Joia Mukherjee of Partners in Health, one of the most formidable NGOs currently working in Haiti, says that the boycott of government-to-government aid simply fuels Haiti’s inability to care for itself, and therefore ideas of corruption and unaccountability.
“The government has no money and there’s such a small tax base in Haiti because there’s a very small middle class and a lot of poorer people,” she explains. “The only other chance is money coming from the… international community, [who] purposely bypass the government by saying ‘we can’t give the government money because it’s corrupt,’ then pointing to the government not doing anything because it doesn’t have the money. It’s a vicious cycle.”
After the earthquake, government buildings lie in ruins, nearly all of foreign money has been funneled to non-profits and international charities. According to Mukherjee, only $.01/dollar of aid goes to the country’s government.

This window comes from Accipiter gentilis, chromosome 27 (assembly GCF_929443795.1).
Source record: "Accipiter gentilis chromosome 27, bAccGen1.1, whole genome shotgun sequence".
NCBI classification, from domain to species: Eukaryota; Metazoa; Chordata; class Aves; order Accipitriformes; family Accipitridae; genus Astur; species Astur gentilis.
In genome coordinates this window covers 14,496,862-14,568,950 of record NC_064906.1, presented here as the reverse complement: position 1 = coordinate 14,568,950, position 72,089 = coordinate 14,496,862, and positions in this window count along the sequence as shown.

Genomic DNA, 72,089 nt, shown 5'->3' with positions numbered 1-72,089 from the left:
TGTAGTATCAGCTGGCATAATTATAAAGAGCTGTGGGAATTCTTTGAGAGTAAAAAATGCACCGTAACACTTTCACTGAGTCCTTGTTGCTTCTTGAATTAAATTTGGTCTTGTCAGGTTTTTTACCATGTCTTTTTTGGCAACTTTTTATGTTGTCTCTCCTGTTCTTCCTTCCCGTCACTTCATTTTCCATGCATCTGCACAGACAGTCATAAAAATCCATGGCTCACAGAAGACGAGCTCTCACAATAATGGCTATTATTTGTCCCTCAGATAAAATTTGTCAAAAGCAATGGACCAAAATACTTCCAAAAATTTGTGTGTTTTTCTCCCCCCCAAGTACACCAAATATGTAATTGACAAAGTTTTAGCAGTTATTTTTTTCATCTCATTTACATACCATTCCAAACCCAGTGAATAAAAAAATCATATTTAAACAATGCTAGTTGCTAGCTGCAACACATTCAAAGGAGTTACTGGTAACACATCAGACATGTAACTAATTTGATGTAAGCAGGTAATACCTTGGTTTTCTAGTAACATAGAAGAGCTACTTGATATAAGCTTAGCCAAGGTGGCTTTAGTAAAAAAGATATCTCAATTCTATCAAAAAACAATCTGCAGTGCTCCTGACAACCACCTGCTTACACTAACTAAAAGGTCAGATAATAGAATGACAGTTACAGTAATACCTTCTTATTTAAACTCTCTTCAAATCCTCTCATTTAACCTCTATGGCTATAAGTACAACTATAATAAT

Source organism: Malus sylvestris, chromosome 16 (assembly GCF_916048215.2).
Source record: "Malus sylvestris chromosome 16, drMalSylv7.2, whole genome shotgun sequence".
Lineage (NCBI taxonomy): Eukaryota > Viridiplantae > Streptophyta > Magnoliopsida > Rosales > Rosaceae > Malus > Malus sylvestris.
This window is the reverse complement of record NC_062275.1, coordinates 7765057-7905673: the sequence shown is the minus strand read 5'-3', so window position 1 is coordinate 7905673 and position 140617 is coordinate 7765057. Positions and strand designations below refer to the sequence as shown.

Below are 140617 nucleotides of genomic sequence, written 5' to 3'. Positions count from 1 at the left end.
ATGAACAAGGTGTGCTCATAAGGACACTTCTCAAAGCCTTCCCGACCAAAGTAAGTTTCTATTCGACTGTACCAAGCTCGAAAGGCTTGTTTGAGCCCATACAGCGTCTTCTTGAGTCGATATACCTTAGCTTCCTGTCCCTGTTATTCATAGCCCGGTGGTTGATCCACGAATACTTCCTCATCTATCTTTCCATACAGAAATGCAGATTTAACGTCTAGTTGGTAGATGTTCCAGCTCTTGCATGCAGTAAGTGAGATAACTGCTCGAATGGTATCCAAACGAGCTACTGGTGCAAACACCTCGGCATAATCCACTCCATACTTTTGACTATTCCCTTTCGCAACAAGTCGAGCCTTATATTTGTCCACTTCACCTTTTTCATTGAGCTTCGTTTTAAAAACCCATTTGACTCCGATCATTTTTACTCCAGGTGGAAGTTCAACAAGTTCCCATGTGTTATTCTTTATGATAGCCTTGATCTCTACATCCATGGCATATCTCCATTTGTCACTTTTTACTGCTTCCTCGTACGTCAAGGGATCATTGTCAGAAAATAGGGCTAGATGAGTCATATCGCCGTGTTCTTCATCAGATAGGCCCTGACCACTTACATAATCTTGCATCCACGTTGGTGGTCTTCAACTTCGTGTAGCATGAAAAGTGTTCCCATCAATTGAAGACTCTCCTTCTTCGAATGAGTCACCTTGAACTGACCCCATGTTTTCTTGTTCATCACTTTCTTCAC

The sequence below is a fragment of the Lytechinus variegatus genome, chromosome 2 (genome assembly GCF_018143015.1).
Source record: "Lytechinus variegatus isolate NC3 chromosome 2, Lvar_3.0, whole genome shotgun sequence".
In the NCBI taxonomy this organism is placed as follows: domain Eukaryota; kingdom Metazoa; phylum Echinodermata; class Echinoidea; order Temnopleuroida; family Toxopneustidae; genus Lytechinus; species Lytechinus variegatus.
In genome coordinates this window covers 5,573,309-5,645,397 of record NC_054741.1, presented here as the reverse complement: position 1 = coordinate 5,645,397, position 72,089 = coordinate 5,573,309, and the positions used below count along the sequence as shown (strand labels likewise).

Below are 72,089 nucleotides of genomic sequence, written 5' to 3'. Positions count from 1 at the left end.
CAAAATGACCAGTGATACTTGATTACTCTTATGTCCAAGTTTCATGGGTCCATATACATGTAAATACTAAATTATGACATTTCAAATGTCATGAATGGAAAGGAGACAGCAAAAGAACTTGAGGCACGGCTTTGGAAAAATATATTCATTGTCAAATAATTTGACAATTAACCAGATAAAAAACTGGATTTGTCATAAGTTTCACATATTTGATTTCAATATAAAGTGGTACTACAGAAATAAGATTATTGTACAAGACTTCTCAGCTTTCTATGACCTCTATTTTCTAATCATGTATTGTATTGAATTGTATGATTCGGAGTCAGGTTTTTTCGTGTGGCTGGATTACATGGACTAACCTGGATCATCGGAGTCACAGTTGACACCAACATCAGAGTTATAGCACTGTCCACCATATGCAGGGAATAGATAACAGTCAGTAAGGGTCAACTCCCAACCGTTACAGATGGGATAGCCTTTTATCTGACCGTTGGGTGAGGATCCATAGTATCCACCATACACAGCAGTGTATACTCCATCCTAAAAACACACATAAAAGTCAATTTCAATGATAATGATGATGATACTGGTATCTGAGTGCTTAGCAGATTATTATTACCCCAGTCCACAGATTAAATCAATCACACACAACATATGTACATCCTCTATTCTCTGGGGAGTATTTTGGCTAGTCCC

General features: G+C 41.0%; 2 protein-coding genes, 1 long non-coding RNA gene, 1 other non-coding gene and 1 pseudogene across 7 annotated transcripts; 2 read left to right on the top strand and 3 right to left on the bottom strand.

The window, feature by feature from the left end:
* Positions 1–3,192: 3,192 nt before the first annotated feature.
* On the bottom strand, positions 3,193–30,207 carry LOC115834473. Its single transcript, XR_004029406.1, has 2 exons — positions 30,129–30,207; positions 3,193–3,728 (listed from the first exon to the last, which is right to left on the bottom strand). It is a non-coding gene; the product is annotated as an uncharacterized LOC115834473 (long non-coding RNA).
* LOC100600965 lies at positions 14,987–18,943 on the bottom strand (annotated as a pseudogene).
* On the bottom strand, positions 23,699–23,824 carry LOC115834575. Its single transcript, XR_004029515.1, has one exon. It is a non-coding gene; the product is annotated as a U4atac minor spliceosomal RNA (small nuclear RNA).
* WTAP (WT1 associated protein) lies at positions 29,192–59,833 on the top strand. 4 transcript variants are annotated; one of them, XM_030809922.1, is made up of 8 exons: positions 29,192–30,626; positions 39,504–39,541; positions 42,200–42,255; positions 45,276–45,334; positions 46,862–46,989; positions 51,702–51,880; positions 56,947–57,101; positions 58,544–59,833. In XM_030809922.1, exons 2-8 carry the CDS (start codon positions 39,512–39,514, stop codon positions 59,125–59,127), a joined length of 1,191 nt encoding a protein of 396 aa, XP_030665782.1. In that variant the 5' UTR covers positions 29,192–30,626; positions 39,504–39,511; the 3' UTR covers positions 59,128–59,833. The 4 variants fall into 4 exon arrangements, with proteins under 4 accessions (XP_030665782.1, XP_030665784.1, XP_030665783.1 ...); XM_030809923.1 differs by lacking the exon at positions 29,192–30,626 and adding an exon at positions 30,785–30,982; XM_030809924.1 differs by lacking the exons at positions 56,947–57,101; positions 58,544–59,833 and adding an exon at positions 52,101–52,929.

Yves Engler, author of Canada in Haiti: Waging War on the Poor Majority, says that 80 per cent of the country’s social services are run by NGOs, with estimates of over 10,000 operating throughout the country. “There is no other place in the world where NGOs have more power than in Haiti,” he says.
Engler claims this notion of corruption is “just an excuse” to choke the government of foreign aid. Claims that Haiti is ungovernable are “grossly exaggerated,” adds Annis. “Haiti is no more or less corrupt than any other country in the world, including Canada. It’s not that dangerous or violent a place.”
Annis notes that the instability that does occur can largely be attributed to the despotic Papa and Baby Doc regimes, as well as the series of coups that took place into the early 2000s, all of which were supported by external powers.